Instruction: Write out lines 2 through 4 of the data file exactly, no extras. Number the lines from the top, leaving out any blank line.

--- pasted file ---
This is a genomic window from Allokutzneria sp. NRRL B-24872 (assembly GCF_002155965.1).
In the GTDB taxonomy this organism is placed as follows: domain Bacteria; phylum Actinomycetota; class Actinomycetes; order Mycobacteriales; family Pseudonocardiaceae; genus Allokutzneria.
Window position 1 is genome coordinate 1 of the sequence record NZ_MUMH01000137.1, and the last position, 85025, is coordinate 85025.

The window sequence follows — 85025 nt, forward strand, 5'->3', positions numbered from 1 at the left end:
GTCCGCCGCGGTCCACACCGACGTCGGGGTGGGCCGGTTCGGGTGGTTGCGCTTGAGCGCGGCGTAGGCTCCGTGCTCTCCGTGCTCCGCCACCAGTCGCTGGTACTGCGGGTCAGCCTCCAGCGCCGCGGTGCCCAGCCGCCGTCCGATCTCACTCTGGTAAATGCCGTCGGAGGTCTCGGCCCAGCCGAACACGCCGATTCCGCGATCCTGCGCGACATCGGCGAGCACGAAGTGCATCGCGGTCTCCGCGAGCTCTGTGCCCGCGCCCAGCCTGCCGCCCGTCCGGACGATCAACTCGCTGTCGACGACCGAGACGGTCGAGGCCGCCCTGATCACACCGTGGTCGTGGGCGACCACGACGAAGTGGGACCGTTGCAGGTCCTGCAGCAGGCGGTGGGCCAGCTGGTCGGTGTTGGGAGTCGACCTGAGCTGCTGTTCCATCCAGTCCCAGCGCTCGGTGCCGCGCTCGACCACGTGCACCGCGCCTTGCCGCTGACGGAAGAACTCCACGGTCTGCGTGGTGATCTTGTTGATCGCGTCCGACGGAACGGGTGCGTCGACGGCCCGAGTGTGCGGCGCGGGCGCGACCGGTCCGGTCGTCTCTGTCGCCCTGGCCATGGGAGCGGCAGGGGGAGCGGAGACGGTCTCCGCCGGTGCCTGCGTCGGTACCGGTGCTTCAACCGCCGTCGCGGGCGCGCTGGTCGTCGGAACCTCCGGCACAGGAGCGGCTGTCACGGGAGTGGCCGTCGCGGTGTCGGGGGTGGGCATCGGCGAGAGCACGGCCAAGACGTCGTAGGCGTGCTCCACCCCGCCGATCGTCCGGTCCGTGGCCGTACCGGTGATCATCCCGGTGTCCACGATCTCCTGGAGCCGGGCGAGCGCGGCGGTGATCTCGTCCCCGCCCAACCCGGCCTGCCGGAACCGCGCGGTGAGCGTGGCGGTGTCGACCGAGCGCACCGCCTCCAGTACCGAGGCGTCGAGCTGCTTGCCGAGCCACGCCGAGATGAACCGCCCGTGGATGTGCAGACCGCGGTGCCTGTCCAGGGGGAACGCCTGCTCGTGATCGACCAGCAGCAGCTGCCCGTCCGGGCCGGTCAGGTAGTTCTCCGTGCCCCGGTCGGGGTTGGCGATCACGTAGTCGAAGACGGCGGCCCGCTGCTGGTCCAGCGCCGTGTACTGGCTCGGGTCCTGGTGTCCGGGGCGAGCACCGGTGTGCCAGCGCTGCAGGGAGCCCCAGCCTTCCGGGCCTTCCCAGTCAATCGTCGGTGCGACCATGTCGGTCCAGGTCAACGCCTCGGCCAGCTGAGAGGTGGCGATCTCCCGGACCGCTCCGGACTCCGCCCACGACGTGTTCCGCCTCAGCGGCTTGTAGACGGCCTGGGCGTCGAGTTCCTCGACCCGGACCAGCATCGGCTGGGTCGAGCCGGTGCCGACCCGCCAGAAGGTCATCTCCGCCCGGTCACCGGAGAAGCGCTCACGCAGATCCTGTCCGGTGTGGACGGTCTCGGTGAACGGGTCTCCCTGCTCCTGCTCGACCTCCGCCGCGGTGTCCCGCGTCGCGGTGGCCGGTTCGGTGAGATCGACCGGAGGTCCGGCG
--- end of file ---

In the GTDB taxonomy this organism is placed as follows: domain Bacteria; phylum Actinomycetota; class Actinomycetes; order Mycobacteriales; family Pseudonocardiaceae; genus Allokutzneria.
Window position 1 is genome coordinate 1 of the sequence record NZ_MUMH01000137.1, and the last position, 85025, is coordinate 85025.

The window sequence follows — 85025 nt, forward strand, 5'->3', positions numbered from 1 at the left end: